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Livecchi v. Gordon and Schall, LLP

United States District Court, W.D. New York

January 22, 2015

CHARLES R. LIVECCHI, SR., Plaintiff,
v.
GORDON AND SCHALL, LLP, Defendant.

DECISION AND ORDER

CHARLES J. SIRAGUSA, District Judge.

INTRODUCTION

Plaintiff, a bankruptcy debtor, alleges that Defendant, a law firm that represents the Chapter 7 Trustee in his bankruptcy action, violated his federal right of due process by subpoenaing documents from a third party, Plaintiff's wife's bank, as part of an adversary proceeding in the bankruptcy case. Now before the Court is Defendant's motion (Docket No. [#13]) for judgment on the pleadings and to enjoin the pro se Plaintiff from commencing any further actions or proceedings against the Trustee or his law firm, unless he first either obtains leave of court or is represented by an attorney. The application for judgment on the pleadings is granted, and the application for sanctions is denied.

BACKGROUND

Defendant has moved for judgment on the pleadings pursuant to Fed.R.Civ. P. 12(c). In deciding such a motion, the Court is limited as to what it can consider:

In ruling on a 12(b)(6) motion, and thus on a 12(c) motion, a court may consider the complaint as well as "any written instrument attached to [the complaint] as an exhibit or any statements or documents incorporated in it by reference." Yak v. Bank Brussels Lambert, 252 F.3d 127, 130 (2d Cir.2001) (internal quotation marks omitted). Moreover, "on a motion to dismiss, a court may consider... matters of which judicial notice may be taken, [and] documents either in plaintiffs' possession or of which plaintiffs had knowledge and relied on in bringing suit." Chambers v. Time Warner, Inc., 282 F.3d 147, 153 (2d Cir.2002) (internal quotation marks omitted).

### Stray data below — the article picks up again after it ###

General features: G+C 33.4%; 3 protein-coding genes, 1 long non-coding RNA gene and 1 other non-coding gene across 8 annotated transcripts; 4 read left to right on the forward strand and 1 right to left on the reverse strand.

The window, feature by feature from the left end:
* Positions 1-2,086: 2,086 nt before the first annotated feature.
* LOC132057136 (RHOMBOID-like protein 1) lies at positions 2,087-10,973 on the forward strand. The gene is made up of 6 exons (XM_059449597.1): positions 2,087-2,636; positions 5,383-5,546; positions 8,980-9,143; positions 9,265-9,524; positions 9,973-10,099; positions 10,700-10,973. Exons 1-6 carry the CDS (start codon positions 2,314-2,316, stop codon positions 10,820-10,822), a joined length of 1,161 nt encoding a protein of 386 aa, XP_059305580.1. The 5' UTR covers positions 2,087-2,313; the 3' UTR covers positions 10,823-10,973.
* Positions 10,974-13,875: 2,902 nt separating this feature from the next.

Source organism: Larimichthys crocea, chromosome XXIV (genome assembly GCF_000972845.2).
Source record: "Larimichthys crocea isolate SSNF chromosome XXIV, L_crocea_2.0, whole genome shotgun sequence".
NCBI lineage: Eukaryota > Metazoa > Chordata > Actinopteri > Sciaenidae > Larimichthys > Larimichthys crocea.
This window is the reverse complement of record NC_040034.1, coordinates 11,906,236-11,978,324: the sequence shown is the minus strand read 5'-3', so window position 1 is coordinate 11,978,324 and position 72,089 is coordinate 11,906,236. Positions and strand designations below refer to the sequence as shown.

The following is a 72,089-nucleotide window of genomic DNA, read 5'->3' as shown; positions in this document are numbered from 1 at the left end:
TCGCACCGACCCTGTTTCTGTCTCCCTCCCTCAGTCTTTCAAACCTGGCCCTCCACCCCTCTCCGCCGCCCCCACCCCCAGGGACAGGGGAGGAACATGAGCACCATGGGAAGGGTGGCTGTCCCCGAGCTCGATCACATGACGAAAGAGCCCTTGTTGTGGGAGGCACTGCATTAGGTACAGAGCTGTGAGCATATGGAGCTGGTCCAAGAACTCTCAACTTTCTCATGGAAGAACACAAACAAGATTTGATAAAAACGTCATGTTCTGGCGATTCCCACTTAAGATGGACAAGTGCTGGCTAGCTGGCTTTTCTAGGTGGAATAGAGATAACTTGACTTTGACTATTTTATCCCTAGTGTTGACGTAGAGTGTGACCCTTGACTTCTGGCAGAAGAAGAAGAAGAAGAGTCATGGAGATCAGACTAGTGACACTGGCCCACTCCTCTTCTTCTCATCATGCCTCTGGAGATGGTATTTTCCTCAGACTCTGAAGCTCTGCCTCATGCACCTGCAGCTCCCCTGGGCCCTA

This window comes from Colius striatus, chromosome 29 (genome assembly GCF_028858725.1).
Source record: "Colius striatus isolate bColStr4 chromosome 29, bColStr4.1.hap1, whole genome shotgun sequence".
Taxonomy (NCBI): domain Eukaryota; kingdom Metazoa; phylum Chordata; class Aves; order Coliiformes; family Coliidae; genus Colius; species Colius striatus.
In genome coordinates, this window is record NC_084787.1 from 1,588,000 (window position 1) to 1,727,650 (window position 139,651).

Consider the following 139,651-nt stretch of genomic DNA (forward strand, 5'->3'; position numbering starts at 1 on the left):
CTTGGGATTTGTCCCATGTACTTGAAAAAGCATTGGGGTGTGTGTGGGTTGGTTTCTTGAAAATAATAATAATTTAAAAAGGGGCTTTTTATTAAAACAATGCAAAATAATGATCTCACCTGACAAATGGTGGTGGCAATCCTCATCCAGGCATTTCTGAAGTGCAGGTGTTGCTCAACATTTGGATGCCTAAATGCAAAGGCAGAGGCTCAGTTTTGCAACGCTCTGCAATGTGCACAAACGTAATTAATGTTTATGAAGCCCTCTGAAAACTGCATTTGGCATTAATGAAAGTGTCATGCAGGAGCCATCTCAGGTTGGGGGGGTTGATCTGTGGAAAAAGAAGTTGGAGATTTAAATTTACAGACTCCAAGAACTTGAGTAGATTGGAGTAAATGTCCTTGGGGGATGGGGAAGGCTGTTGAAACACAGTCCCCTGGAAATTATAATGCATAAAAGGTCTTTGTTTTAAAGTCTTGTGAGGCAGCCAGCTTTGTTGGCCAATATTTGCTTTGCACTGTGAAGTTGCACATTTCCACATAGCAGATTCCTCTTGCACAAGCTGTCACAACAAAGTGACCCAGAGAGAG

Kalyanaram v. American Ass'n of University Professors at New York Institute of Technology, Inc., 742 F.3d 42, 44 (2d Cir. 2014). "Moreover, where public records that are integral to a complaint are not attached to it, the court, in considering a Rule 12(b)(6) motion, is permitted to take judicial notice of those records." Swiatkowski v. Citibank, 446 Fed.Appx. 360, 361 (2d Cir. Nov. 16, 2011) (citations and internal quotation marks omitted). Here, in addition to the Complaint, the Court has considered public records from the underlying bankruptcy action, an examination of which is necessary to fully understand Plaintiff's contentions.

On April 8, 2009, Livecchi filed a voluntary Chapter 11 petition.[1] On January 21, 2010, the U.S. Trustee moved to have the Chapter 11 case converted to a Chapter 7, and on September 21, 2010, Bankruptcy Court granted the Trustee's application and converted the case to a Chapter 7. Livecchi bitterly opposed the conversion of his Chapter 11 action to a Chapter 7, [2] and continues to maintain that the former Bankruptcy Judge who converted the action, the Hon. John Ninfo, did so improperly.[3] Since at least October, 2010, Livecchi has been proceeding pro se in the bankruptcy court.

Subsequently, Bankruptcy Court assigned Kenneth Gordon, Esq. ("Gordon") as the Chapter 7 Trustee. Later, Bankruptcy Court approved Gordon's request to employ his law firm, Gordon and Schaal, LLP ("Gordon and Schaal"), as attorney to Gordon in his capacity as Chapter 7 Trustee.[4]